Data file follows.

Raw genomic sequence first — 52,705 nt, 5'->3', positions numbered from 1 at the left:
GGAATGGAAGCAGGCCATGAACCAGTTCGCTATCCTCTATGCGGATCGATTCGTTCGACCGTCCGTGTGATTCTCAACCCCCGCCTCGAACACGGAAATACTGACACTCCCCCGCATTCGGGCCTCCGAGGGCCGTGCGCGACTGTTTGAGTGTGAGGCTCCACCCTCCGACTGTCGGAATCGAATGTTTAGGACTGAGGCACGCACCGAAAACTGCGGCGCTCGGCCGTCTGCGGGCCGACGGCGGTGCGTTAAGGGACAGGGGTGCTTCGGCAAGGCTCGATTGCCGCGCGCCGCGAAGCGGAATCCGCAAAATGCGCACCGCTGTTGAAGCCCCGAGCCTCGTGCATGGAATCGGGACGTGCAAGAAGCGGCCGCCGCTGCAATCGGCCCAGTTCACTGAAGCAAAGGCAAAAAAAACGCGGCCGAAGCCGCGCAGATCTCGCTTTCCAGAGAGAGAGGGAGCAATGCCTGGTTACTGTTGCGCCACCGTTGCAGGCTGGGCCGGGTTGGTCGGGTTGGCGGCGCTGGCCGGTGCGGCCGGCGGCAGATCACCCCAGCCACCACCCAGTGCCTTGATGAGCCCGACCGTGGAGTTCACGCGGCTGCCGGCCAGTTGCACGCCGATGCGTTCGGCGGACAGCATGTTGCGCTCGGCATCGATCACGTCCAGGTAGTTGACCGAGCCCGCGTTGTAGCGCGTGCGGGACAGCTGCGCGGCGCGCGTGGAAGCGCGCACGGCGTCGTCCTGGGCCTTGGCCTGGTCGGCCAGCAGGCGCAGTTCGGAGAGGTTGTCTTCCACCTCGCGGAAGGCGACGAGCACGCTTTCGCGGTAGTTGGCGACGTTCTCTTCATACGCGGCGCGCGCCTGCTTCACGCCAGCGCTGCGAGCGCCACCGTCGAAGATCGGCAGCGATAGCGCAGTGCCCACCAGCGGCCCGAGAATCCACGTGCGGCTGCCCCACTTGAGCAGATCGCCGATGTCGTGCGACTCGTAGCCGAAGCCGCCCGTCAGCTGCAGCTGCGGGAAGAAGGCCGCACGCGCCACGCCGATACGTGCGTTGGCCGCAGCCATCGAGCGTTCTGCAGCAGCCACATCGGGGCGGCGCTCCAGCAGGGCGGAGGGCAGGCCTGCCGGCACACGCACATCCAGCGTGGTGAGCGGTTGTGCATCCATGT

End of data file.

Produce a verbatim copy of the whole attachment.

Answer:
Raw genomic sequence first — 52,705 nt, 5'->3', positions numbered from 1 at the left:
GGAATGGAAGCAGGCCATGAACCAGTTCGCTATCCTCTATGCGGATCGATTCGTTCGACCGTCCGTGTGATTCTCAACCCCCGCCTCGAACACGGAAATACTGACACTCCCCCGCATTCGGGCCTCCGAGGGCCGTGCGCGACTGTTTGAGTGTGAGGCTCCACCCTCCGACTGTCGGAATCGAATGTTTAGGACTGAGGCACGCACCGAAAACTGCGGCGCTCGGCCGTCTGCGGGCCGACGGCGGTGCGTTAAGGGACAGGGGTGCTTCGGCAAGGCTCGATTGCCGCGCGCCGCGAAGCGGAATCCGCAAAATGCGCACCGCTGTTGAAGCCCCGAGCCTCGTGCATGGAATCGGGACGTGCAAGAAGCGGCCGCCGCTGCAATCGGCCCAGTTCACTGAAGCAAAGGCAAAAAAAACGCGGCCGAAGCCGCGCAGATCTCGCTTTCCAGAGAGAGAGGGAGCAATGCCTGGTTACTGTTGCGCCACCGTTGCAGGCTGGGCCGGGTTGGTCGGGTTGGCGGCGCTGGCCGGTGCGGCCGGCGGCAGATCACCCCAGCCACCACCCAGTGCCTTGATGAGCCCGACCGTGGAGTTCACGCGGCTGCCGGCCAGTTGCACGCCGATGCGTTCGGCGGACAGCATGTTGCGCTCGGCATCGATCACGTCCAGGTAGTTGACCGAGCCCGCGTTGTAGCGCGTGCGGGACAGCTGCGCGGCGCGCGTGGAAGCGCGCACGGCGTCGTCCTGGGCCTTGGCCTGGTCGGCCAGCAGGCGCAGTTCGGAGAGGTTGTCTTCCACCTCGCGGAAGGCGACGAGCACGCTTTCGCGGTAGTTGGCGACGTTCTCTTCATACGCGGCGCGCGCCTGCTTCACGCCAGCGCTGCGAGCGCCACCGTCGAAGATCGGCAGCGATAGCGCAGTGCCCACCAGCGGCCCGAGAATCCACGTGCGGCTGCCCCACTTGAGCAGATCGCCGATGTCGTGCGACTCGTAGCCGAAGCCGCCCGTCAGCTGCAGCTGCGGGAAGAAGGCCGCACGCGCCACGCCGATACGTGCGTTGGCCGCAGCCATCGAGCGTTCTGCAGCAGCCACATCGGGGCGGCGCTCCAGCAGGGCGGAGGGCAGGCCTGCCGGCACACGCACATCCAGCGTGGTGAGCGGTTGTGCATCCATGT